We really tried to flex to whatever worked well for a particular chapter team. I think we're largely successful with that. I'd say kind of, in the most recent book, I would say most chapter teams probably defaulted to a somewhat regular check-in meeting. Because it's easier to cancel a meeting if you don't have anything to update on than to add one to people's calendars. That's kind of the de facto model that a chapter used, but, yeah, it's important to figure out what people's working styles are. And if somebody is not going to show up to a meeting, that they will respond to an email, just go that route.
Kurt: [inaudible 00:30:21] pragmatic and flexible, too. So that's good.
Betsy: [inaudible 00:30:26].
Kurt: That's the [inaudible 00:30:32] I don't know if that would be a good title for the podcast or not. You had suggested a question that people might have around how they get into book publishing or just generally publishing work. What thoughts do you have on that topic?
Betsy: My thoughts on that are, if you're interested in writing about tech, I think it maybe makes sense to start kind of small with a blog or some kind of similar format like that. That way you can start with somewhat bite-sized pieces of information, help build credibility and your audience, too. I think if you have success with that, what you do then depends on what you want to accomplish. If your intent is to share with as many people as possible, I think a blog or social media is really a good medium to do that. Whereas, a book's a good path to I want other people to take up my ideas. You can thump a book down on the table and say, "This is the answer, do it this way." I don't personally know a ton about self-publishing, but I know that's also a possible avenue if you don't want to go the whole industry publisher route, but, yeah, it seems like these days a blog or something like that is really a good way to get started.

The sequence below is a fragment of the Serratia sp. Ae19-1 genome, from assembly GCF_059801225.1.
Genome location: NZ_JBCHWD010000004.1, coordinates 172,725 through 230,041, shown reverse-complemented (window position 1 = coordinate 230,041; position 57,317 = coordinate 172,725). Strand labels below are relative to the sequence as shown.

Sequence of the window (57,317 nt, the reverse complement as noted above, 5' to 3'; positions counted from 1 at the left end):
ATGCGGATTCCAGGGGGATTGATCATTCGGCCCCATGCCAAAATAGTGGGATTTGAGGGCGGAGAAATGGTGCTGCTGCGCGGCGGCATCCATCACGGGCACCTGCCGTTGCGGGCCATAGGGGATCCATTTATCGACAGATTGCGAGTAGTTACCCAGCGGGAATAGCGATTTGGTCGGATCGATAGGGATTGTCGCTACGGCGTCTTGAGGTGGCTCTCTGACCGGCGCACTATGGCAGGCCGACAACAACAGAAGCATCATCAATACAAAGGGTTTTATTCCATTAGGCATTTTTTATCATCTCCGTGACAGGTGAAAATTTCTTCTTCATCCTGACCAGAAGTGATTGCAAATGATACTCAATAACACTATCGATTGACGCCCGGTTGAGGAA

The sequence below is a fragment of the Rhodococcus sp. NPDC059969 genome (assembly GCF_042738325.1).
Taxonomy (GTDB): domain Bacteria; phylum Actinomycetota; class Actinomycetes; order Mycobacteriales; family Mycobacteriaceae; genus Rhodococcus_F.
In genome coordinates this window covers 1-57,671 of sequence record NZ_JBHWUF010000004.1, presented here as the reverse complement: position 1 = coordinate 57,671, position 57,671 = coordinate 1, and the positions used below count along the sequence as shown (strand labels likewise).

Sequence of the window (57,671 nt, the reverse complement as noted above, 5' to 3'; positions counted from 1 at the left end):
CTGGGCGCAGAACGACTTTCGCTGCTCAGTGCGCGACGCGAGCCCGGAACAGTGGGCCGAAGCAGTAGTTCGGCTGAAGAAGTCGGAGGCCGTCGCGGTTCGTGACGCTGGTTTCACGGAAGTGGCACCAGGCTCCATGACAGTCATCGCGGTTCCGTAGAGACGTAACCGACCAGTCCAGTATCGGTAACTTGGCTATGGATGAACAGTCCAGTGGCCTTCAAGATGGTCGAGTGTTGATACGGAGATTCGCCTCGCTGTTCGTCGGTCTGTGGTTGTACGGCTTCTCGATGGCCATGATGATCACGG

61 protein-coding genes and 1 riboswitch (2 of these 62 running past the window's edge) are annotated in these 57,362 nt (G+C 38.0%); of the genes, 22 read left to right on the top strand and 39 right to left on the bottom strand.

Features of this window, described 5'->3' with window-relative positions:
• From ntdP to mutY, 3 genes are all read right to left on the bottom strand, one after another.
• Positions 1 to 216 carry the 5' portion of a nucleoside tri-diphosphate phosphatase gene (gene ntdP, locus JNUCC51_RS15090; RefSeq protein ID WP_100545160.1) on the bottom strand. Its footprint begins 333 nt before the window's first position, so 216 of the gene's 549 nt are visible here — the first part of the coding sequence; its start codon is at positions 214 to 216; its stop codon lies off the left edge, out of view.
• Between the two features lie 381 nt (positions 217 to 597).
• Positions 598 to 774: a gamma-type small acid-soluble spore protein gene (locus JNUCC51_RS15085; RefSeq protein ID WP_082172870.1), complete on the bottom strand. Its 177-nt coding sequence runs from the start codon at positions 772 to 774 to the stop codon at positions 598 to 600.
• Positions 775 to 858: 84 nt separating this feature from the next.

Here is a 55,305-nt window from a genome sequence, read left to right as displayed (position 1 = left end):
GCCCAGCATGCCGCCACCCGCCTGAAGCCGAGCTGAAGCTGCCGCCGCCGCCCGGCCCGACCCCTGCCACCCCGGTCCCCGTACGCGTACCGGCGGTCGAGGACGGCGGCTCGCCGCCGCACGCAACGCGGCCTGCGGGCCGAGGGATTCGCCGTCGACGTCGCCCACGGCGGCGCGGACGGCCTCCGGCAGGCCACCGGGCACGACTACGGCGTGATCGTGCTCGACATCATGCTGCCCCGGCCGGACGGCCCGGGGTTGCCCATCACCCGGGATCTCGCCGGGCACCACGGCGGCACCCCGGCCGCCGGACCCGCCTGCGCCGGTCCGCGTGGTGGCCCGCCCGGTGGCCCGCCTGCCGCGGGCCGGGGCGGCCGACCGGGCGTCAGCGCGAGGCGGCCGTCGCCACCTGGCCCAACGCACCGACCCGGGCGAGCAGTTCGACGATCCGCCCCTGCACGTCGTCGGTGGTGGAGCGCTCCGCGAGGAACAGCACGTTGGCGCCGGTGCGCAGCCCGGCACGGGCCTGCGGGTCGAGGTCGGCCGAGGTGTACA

Kurt: So maybe to wrap up our conversation, are there any particular resources that you'd recommend to people, whether they be conferences, other writers that might have blogs, or any articles on getting better as a writer? If you're an engineer, let's focus this, because I think mostly engineers are going to be listening more so than tech writers, sorry. For an engineer who wants to, recognizes that they want to get better at writing, what resources might you recommend? And we'll put links on the podcast's link.
Betsy: That is a very good question. I'm going to admit that I don't have an immediate answer for you. I have lots of internal resources at Google that I point people to. We have a tech writing 101 class that we give to engineers. I'll say that, generally, if you're interested in writing, one of the best things you can do is pay attention to people's writing who you like, and ask yourself, what about this piece makes it successful? But Kurt, let me look around and see if there's some resources that I would recommend for that. Because I don't want to just throw something out there that I haven't really thought about and lead people astray.
Kurt: Fair enough. We'll follow up with any resources that Betsy comes up with. We'll put them on the podcast links down below. I don't know if it's exactly your tech writing 101 course, but there is a Google course for tech writing that is published publicly that we have just aimed our own engineers at recently. So we will include a link to at least that one. Maybe there's multiple parts to it.
Betsy: Okay. Yeah. I'll check that out, too.
Kurt: Any parting thoughts, Betsy? And we can draw this conversation to a close.
Betsy: Well, I really enjoyed the podcast, Kurt. Now that we're thinking about maybe doing one, maybe, again, pick your brain, too, about podcasts.
Kurt: I'd be happy to chat with you anytime. Thanks again for being our guest on Resilience in Action. And we'll look forward to talking again in the future.
Betsy: Thanks, Kurt.